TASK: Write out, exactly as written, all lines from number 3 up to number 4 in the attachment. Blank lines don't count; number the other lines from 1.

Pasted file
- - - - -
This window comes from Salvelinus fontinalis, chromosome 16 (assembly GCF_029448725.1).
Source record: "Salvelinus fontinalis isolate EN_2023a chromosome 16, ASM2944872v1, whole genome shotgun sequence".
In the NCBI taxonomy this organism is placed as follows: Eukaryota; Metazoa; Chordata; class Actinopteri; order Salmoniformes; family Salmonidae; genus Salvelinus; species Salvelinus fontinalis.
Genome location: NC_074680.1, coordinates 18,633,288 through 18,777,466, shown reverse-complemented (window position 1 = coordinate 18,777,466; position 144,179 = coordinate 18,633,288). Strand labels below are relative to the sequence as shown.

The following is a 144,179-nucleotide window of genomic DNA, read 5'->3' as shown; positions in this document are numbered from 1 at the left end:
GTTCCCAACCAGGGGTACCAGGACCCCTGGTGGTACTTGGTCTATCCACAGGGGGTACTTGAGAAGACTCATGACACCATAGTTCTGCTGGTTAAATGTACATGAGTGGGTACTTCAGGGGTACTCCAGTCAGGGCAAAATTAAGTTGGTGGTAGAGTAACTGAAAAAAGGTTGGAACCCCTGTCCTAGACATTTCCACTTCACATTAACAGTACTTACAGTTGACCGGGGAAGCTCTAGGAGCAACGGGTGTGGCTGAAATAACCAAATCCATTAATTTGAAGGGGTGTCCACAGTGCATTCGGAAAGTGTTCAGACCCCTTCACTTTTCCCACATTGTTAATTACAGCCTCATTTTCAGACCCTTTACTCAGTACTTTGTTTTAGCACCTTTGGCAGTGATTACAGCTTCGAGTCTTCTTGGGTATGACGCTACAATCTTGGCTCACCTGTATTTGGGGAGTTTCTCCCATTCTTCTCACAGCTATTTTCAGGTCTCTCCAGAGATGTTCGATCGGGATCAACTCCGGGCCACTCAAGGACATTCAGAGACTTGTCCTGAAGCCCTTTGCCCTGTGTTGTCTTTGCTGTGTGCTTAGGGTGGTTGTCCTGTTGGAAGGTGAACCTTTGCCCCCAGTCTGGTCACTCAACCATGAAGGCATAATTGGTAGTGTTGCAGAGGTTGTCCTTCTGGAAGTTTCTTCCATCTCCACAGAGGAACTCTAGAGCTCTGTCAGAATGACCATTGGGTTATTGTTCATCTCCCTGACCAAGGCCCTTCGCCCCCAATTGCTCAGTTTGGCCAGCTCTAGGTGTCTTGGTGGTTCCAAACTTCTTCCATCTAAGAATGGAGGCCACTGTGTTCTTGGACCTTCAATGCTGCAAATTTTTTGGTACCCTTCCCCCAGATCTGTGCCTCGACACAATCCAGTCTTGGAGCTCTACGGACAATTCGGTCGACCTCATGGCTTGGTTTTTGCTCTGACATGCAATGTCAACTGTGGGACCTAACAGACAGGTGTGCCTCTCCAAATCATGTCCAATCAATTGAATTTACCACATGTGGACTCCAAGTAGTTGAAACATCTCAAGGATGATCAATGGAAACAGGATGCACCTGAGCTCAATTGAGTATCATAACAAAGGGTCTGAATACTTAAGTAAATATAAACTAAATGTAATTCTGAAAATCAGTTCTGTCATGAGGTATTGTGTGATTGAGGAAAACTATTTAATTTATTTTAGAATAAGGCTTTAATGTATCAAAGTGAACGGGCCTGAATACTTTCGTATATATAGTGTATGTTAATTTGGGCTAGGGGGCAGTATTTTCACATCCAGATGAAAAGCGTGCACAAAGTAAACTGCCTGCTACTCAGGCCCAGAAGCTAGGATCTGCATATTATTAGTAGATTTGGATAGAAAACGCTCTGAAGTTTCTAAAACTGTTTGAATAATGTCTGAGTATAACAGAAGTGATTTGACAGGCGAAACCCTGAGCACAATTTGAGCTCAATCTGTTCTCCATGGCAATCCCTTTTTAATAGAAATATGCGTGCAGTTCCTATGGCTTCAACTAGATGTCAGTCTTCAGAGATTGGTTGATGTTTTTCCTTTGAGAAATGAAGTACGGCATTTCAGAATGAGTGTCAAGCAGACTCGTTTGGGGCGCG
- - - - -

In the NCBI taxonomy this organism is placed as follows: Eukaryota; Metazoa; Chordata; class Actinopteri; order Salmoniformes; family Salmonidae; genus Salvelinus; species Salvelinus fontinalis.
Genome location: NC_074680.1, coordinates 18,633,288 through 18,777,466, shown reverse-complemented (window position 1 = coordinate 18,777,466; position 144,179 = coordinate 18,633,288). Strand labels below are relative to the sequence as shown.